As much as I loved Morocco, I did miss speaking English. What a relief when Enda arrived from Ireland. At least I had one person I could talk with easily. Enda was hired as a farrier, but he also helped exercise the horses with me. He loved to ride. But he had one problem; he had a massive appetite. Hajiba was our amazing cook who sourced most of our food from the properties. Everything she made was saucy and delicious, but Enda still said he couldn’t survive on three meals a day and no alcohol. He was pleased when the guys at Comagree invited both of us to another Fantasia festival. It turned out to be more of a post-wedding, bachelor’s party for some guy from the next town over, but it meant Enda’s belly would be full after the feast. I sat next to Enda and Ayoub and tried to not feel out of place as the only chick in the tent.

The people aren’t that big on plates or forks in Morocco, but they do have a strong sense of community. The men passed around a community bowl of water to dip your hands, community towel to dry your hands, and then one community glass of water to drink. I started with the cup, but turned my back for a second and it was gone. By the time I noticed, it was halfway around the table. I didn’t want it back. The one thing I did get to myself was bread because it is eaten at every meal and used as utensils. When the banquet was laid before us, everyone dove in fingers first and used the round khobz to shovel lamb, potatoes, and carrots into their mouths.

After we ate, four girls entered the tent and danced. Everyone clapped along as the dancers waved their arms and flicked their hands as if flinging off water. One of the girls continued to sway as she climbed on top of the table. Then she turned to me and tried to pull me up alongside her. Um, no. But she didn’t give up. She urged me to join her until the guys hollered for my submission. So I thought, when in Rome…. There was a lot of hair whipping and hip shaking, but I can’t deny that it was fun. Once I jumped off of the table, everyone in the tent was on their feet dancing, clapping, and flicking their hands. I found Ayoub in the crowd and stayed close to him. He showed me some steps he knew, and I tried to teach him country dancing spins and dips. Enda was beside himself. ‘How can a people act like this without a drop of alcohol?’

What I loved most was making friends. There was this one guy who lived down a road where I often went riding. I don’t know his name, but we called him Avocado because he had green eyes. Whenever he saw me passing, he came out of his house to give me a piece of fruit. I loved that. People didn’t have a whole lot, but they didn’t need a whole lot. From what I saw, most of the people were happy. They were religious. They believed in a God. They believed in helping each other and doing what is right and being kind.

Oh, I almost forgot. Anas told me this joke. Why is the donkey’s nose white? It’s because his enemy is the children who pull his ears. When he went to Heaven he peeked his nose in, saw all of the children, and ran off.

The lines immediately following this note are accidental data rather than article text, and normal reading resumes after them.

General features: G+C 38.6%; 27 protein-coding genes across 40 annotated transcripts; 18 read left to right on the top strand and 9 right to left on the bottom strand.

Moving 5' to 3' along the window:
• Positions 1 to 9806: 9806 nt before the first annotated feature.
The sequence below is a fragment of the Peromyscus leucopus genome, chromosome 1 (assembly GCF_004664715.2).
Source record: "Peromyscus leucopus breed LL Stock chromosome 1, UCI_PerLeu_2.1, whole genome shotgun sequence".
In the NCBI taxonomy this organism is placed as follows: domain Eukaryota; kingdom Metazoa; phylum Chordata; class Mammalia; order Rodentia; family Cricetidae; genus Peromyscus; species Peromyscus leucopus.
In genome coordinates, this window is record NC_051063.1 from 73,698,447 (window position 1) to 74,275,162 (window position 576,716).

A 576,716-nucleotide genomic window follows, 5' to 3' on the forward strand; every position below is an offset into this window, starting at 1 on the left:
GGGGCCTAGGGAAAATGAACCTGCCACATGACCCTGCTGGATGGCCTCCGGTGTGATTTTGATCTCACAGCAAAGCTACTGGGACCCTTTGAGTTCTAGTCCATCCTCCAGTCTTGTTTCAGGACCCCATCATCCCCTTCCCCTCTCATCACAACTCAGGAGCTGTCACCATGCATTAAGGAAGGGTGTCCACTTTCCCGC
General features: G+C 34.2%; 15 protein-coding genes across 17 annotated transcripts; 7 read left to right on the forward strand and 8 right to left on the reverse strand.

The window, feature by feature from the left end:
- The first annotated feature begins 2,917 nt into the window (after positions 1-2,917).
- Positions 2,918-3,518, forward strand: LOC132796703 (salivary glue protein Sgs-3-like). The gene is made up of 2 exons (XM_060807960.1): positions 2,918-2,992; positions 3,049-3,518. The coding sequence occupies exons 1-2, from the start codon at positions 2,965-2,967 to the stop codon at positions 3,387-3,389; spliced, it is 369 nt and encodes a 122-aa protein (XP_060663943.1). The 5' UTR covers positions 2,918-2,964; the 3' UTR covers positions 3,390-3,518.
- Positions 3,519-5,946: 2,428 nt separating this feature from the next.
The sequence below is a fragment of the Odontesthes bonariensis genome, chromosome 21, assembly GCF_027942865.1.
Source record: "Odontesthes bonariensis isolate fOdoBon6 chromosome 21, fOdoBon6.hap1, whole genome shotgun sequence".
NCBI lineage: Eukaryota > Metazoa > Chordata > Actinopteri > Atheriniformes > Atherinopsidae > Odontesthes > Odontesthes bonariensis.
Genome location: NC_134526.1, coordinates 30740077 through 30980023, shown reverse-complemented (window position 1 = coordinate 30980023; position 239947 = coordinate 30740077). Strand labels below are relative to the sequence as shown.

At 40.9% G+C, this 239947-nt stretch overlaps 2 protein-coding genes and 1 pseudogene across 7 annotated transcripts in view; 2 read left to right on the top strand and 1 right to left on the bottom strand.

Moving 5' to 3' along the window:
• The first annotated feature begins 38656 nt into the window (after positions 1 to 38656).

Download the PDF of ‘The Outskirts of Benslimane’ here

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Do Not Enter: Isolation, Murder, and a Slasher’s ‘Happy Place’, Hannah Coupe

Vera continues down the stairs to the cellar. The door is ajar. She walks in. The room is empty except for the figure of a woman sitting in a chair.

‘Mrs. Bates.’

She gently touches the woman’s shoulder and the chair slowly turns to reveal the corpse of Norma Bates: pruning skin, hollow eye sockets, and skeletal smile. Vera screams. Violins shriek as Norman rushes in, dressed in his mother’s robe, brandishing a knife, and wearing an insanely happy grin to rival that of his decaying mother.

*

Tina walks out into the dark alley, following the guttural growls calling her name. A trashcan lid rolls ominously into her path. Then there is laughter. Slow, deep, sinister chuckles fill the scene before the screech of metal on metal announces the arrival of Freddy. His quavering chuckles grow louder as he relishes Tina’s mounting terror.

‘Please God,’ she whispers.

Freddy grins and holds up his right hand. He wears a knifed glove.

‘THIS,’ he growls, ‘is God’[i]

*

Wendy bundles Danny up in her arms as the first axe thud hits the front door. With no other route of escape, she rushes into the bathroom. The axe thuds continue and Jack’s face appears in the hall.

‘Wendy, I’m home.’ He breaks down the door and slowly stalks through the bedroom.

‘Come out, come out wherever you are.’

Playfully, he knocks on the bathroom door.

‘Little pigs, little pigs, let me come in. Not by the hair on your chinny-chin-chin. Then I’ll huff and I’ll puff and I’ll blow your house in!’[ii]

*

What is it about these villains that make them so scary? It could be the brutal way they kill their victims, or how excited they look during the violence. Perhaps it’s the isolated environments making horrible deaths all the more imminent, or that each killer is a mentally misshapen psycho we can’t fathom. Any one of these is reason enough to become petrified in your seat, but all of them working together; that’s what makes an iconic slasher.

Norman Bates, Freddy Krueger, and Jack Torrance are amongst the most celebrated killers in slasher history, producing some of the scariest scenes of the genre. Despite being very different on the surface, each of them fits the classic slasher profile in two ways. Firstly, they’re all psychologically damaged figures: Norman suffers from an intense guilt complex coupled with a wealth of mother issues, Freddy was a reclusive child-murderer before the townspeople killed him, and Jack was an abusive alcoholic who despised his wife and son. Secondly, they each inhabit an environment pocketed away from the rest of the world and it’s in this isolation that they’re happiest.